The big news last month, that frankly came as a bit of a surprise, and reverberated around the media, was
Trump’s victory UK columnist Lucy Kellaway’s revelation that she was to step away from a successful 31-year career with the FT to launch an educational social enterprise, Now Teach, and become a maths teacher.
This is good news for education (and the economy) which needs a common sense approach, but bad news for those of us who enjoy seeing Lucy rip apart corporate twaddle every Monday in her column.
But there is more.
With her announcement, Lucy issued an invitation to other middle-aged professionals to leave the city and retrain as teachers through the Now Teach programme. Already there is strong interest, confirming that Millennials aren’t the only demographic group seeking purpose in their career (I’d love to know where the marketing people get their insights from).
Earlier in the year, she commented on the absence of older workers in the office in her article In search of the missing office minority – the over-fifties, saying:
This elimination of the vast rump of fiftysomethings from London’s office spaces is at odds with what is supposed to be happening, which is that people are working longer, not just to a normal retirement age but beyond.
In part this is age discrimination. Younger professionals might look aghast at such a claim, but the fact is ageism is an issue (but much less spoken about compared to other forms of discrimination) in developed economies, and it’s alarming to think a shelf life can be so short these days. The world of work has never looked so broken.
But the middle-aged are also pursuing an alternative to salaried employment to prolong their working life, enabled by technology, as BizNews.com noted in their article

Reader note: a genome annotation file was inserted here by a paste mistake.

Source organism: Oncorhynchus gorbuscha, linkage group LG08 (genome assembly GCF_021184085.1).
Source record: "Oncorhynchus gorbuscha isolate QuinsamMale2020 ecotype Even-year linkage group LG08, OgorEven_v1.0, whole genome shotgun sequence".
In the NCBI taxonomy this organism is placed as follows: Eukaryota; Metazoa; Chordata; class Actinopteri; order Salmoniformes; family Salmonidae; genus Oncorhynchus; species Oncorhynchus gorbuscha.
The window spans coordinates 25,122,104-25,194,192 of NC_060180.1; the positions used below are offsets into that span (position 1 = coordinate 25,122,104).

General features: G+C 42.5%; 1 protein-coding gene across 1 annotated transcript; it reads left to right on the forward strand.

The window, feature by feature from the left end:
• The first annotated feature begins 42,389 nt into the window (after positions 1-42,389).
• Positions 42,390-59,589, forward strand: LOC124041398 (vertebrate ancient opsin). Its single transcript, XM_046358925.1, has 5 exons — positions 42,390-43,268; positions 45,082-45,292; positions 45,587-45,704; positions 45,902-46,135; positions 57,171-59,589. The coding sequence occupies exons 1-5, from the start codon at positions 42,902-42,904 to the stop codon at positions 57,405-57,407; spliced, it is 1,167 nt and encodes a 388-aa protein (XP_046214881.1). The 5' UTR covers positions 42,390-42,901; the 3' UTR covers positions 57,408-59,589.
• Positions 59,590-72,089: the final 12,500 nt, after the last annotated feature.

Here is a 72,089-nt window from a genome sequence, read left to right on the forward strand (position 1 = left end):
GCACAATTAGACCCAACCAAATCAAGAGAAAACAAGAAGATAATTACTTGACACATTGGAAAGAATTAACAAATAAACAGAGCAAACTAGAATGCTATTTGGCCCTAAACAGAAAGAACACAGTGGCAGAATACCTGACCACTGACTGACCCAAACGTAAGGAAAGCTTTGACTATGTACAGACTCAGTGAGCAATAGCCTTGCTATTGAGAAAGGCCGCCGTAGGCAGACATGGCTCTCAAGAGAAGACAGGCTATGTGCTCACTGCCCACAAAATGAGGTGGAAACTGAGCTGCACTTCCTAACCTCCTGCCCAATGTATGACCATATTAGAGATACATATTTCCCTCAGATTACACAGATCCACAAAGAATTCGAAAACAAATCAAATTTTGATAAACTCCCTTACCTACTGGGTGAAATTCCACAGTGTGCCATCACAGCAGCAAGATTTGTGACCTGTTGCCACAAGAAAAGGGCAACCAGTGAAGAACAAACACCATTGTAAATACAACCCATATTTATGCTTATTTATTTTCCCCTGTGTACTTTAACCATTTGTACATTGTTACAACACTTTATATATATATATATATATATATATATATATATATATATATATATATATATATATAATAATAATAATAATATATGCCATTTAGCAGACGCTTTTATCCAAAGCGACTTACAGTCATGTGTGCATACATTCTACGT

Answering Lucy Kellaway: Here’s why over-50s are fleeing salary slavery.
The more experienced among us are increasingly realising skills that built up in corporate service are highly sought in our new connected age. So they have, quite rationally, opted Skype. Slack and other connectable technology as an alternative to the grind of commuting. And rejected the notion of working hours and income determined by faceless committees, preferring the flexibility of offering their skills to the whole world.
This will be welcomed by many of us approaching middle-age; frazzled, but with impressive networks and highly adept at using technology, even if it does mean using email over Snapchat. We are not digital natives, but we began our careers with digital, and when the corporate Grim Reaper comes wielding their scythe a decade from now, we will be ready.
And what an afterlife it promises to be.
Through using tools like Skype, or more likely VR in a few years, the over-fifties (ousted or otherwise) among us can work or stay connected from a variety of locations worldwide – assuming there’s a stable Internet connection (I am tapping this out from a ferry to Cheung Chau island) – without the politics and commute we all know and love.
Who wouldn’t want to give Bali or Thailand a shot, injecting midlife with meaning and a moped (it appealed to Julia Robert’s character in Eat, Pray, Love), with the kids maybe at university or whatever disrupts higher education? Perhaps up-and-coming Myanmar will be the place to be.
Or perhaps the opposite will be true: Balinese and Thais relocating to the Americas or Europe, in what would be a surprise digital nomad reverse trend.
What is certain is that the thirtysomethings and fortysomethings presently in employment should be planning now for a life outside of the traditional office environment. Perhaps we should be forgetting the corner office, and aim instead for a corner of the world (and economy) that delivers a more sustainable lifestyle aligned to our interests and values.